This is the recording and display of cardiac electrical activity. First performed in 1887.
Potentials from the heart are transmitted through the tissues and can be detected by electrodes which produce an ECG recording. Silver and silver chloride forms a stable electrode combination. They are separated from the skin by a foam pad soaked in conducting gel. The ECG signal is boosted by an amplifier, which also filters out noise. The amplified ECG signal is then displayed on an oscilloscope.
This mode has a frequency response of 0.5-40 Hz. All ECG monitors use filters to narrow the bandwidth in an attempt to reduce environmental artefacts. The high-frequency filters reduce distortions from muscle movement, mains current and electromagnetic interference from other equipment. The low-frequency filters help to provide a stable baseline by reducing respiratory and body movement artefacts.
This mode monitors the ST-segment and there is a greater need for filtering of the signal. Thus, there is a wider frequency response range of 0.05-100 Hz. The high-frequency limit of 100 Hz ensures that tracings allow assessment of QRS morphology and tachyarrhythmias. The low-frequency limit allows representation of P and T wave morphology and ST-segment analysis.
Lead II is best for detecting arrhythmias.
CM5 detects 89% of ST-segment changes due to left ventricular ischaemia. (Right arm electrode on manubrium, left arm electrode on V5 and indifferent lead on left shoulder).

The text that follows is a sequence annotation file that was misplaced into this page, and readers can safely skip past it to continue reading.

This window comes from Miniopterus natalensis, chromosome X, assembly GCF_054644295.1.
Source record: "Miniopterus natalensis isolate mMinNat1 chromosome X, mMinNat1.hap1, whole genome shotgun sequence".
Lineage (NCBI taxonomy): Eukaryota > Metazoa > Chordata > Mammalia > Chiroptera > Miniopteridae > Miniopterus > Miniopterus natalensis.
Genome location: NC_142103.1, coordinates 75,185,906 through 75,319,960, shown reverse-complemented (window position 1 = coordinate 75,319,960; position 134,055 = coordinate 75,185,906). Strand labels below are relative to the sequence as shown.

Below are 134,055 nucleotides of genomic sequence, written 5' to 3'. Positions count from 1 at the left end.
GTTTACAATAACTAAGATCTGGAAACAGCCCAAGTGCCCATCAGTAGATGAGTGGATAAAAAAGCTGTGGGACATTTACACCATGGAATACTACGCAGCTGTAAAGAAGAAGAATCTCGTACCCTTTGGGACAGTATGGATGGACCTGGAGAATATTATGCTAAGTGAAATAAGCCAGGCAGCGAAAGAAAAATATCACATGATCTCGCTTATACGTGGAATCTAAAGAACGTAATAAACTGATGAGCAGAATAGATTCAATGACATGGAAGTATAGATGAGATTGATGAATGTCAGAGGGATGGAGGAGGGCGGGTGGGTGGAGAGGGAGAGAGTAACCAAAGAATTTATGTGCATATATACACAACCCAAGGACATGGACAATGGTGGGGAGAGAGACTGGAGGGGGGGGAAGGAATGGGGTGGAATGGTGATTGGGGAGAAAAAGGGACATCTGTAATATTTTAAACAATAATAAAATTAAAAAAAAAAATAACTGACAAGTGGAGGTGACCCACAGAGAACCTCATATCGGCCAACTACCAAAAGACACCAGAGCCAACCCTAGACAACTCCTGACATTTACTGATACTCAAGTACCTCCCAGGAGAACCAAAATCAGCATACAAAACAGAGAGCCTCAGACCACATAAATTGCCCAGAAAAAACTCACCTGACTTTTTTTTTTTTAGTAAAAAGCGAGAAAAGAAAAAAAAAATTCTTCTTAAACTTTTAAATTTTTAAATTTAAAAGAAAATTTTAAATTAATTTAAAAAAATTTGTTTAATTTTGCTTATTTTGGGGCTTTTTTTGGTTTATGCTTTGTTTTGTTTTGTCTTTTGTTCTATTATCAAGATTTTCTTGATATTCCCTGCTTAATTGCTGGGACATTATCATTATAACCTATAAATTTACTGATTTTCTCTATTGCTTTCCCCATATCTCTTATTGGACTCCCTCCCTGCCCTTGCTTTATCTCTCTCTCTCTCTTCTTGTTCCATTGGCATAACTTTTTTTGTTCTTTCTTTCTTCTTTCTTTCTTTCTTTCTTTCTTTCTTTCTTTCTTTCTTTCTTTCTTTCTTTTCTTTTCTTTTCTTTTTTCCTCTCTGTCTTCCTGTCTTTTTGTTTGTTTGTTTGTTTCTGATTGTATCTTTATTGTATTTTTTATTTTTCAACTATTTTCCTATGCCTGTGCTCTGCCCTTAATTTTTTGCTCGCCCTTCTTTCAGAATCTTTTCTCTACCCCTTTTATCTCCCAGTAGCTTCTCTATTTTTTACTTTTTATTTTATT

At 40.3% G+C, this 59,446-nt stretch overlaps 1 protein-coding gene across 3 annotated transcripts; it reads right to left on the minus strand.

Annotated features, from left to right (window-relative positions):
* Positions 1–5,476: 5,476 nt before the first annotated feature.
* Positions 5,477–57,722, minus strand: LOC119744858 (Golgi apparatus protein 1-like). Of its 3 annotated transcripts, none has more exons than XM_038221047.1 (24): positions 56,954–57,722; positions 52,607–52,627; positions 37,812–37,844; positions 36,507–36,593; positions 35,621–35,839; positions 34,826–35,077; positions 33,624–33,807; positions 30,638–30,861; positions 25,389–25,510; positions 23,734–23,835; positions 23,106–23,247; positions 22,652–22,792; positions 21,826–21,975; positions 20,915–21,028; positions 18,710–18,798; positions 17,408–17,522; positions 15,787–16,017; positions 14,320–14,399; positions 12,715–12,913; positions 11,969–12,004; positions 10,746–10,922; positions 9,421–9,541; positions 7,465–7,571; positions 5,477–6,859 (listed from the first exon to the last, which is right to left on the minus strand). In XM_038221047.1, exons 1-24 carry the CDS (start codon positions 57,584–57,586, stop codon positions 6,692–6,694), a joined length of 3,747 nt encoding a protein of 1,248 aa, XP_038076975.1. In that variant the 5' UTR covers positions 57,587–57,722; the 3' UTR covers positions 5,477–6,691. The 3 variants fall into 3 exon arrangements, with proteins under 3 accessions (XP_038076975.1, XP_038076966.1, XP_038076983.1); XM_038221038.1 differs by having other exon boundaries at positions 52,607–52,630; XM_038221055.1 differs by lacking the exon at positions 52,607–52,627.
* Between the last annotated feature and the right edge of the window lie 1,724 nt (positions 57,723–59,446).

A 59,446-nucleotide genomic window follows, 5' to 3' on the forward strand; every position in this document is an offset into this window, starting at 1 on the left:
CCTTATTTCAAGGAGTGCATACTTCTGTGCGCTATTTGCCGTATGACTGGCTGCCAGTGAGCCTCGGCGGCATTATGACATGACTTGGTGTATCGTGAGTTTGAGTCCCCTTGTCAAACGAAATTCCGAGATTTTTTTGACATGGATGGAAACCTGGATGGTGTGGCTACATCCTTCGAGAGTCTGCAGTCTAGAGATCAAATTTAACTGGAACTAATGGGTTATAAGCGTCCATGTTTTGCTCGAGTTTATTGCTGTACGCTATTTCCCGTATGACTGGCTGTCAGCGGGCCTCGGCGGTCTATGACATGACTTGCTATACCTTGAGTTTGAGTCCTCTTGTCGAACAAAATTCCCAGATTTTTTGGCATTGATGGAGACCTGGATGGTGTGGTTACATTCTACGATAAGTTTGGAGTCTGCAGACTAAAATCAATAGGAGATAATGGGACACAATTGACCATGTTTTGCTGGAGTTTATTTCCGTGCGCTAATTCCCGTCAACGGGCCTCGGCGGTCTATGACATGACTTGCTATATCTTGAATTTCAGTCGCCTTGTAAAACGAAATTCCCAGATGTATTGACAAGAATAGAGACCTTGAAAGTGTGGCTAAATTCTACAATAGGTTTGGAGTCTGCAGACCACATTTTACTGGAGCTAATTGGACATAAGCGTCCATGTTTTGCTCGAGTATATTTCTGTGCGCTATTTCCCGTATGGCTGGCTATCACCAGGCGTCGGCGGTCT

CB5 is useful in thoracic anaesthesia. Right arm electrode over the centre of the right scapula and left arm electrode over V5.
Sources of error
Electrical interference. This is the distortion of a biological signal by capacitance effects or inductance effects. Any electrical device, powered by AC, can act as one plate of a capacitor and the patient acts as the other plate. This may cause a current with AC frequency to flow in the ECG leads. Interference may also result from high frequency diathermy. Shielding of cables and leads, differential amplifiers and filters help to reduce such interference. The shielding consists of woven material which is earthed. Interference currents are induced in the metal screen and not in the monitoring leads. The screening layer may often be covered by a second layer of insulation. Shivering can produce artefacts. Thus, aim to place electrodes over bony prominences.
The differential amplifier measures the difference between the potential from two different sources. Hence, if there is interference common to the input terminals (e.g. mains frequency) it can be eliminated, since it is only the difference between the terminals that is amplified by the differential amplifier. This is known as common mode rejection. The ratio of the output signal amplitude to the input signal amplitude is known as the gain of the amplifier.
[i] Value of the bipolar lead CM5 in electrocardiography.
Quyyumi AA et al.
Br Heart J 1986; 56: 372-6
[ii] What clinicians should know about the QT interval.
JAMA 2003; 289: 2120-7